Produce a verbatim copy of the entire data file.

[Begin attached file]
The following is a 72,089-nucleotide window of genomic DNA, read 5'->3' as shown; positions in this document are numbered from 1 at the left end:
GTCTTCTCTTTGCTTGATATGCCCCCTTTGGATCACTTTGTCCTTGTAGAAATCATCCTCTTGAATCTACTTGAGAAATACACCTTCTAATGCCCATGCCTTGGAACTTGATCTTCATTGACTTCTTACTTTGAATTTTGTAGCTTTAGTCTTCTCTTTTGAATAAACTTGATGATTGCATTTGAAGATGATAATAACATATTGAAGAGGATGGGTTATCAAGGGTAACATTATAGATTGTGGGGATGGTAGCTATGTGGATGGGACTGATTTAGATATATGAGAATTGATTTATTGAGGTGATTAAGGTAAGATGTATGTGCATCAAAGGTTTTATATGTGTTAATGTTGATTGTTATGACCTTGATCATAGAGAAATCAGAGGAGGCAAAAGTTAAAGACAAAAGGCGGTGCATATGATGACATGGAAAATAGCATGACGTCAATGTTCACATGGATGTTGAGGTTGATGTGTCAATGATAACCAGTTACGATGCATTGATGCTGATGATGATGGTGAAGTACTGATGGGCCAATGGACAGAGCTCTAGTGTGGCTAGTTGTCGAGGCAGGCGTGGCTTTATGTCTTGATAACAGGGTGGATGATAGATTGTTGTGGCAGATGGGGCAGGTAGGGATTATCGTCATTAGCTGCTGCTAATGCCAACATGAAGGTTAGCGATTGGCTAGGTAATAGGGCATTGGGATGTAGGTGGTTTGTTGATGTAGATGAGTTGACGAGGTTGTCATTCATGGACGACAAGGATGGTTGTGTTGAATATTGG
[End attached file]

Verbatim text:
The following is a 72,089-nucleotide window of genomic DNA, read 5'->3' as shown; positions in this document are numbered from 1 at the left end:
GTCTTCTCTTTGCTTGATATGCCCCCTTTGGATCACTTTGTCCTTGTAGAAATCATCCTCTTGAATCTACTTGAGAAATACACCTTCTAATGCCCATGCCTTGGAACTTGATCTTCATTGACTTCTTACTTTGAATTTTGTAGCTTTAGTCTTCTCTTTTGAATAAACTTGATGATTGCATTTGAAGATGATAATAACATATTGAAGAGGATGGGTTATCAAGGGTAACATTATAGATTGTGGGGATGGTAGCTATGTGGATGGGACTGATTTAGATATATGAGAATTGATTTATTGAGGTGATTAAGGTAAGATGTATGTGCATCAAAGGTTTTATATGTGTTAATGTTGATTGTTATGACCTTGATCATAGAGAAATCAGAGGAGGCAAAAGTTAAAGACAAAAGGCGGTGCATATGATGACATGGAAAATAGCATGACGTCAATGTTCACATGGATGTTGAGGTTGATGTGTCAATGATAACCAGTTACGATGCATTGATGCTGATGATGATGGTGAAGTACTGATGGGCCAATGGACAGAGCTCTAGTGTGGCTAGTTGTCGAGGCAGGCGTGGCTTTATGTCTTGATAACAGGGTGGATGATAGATTGTTGTGGCAGATGGGGCAGGTAGGGATTATCGTCATTAGCTGCTGCTAATGCCAACATGAAGGTTAGCGATTGGCTAGGTAATAGGGCATTGGGATGTAGGTGGTTTGTTGATGTAGATGAGTTGACGAGGTTGTCATTCATGGACGACAAGGATGGTTGTGTTGAATATTGG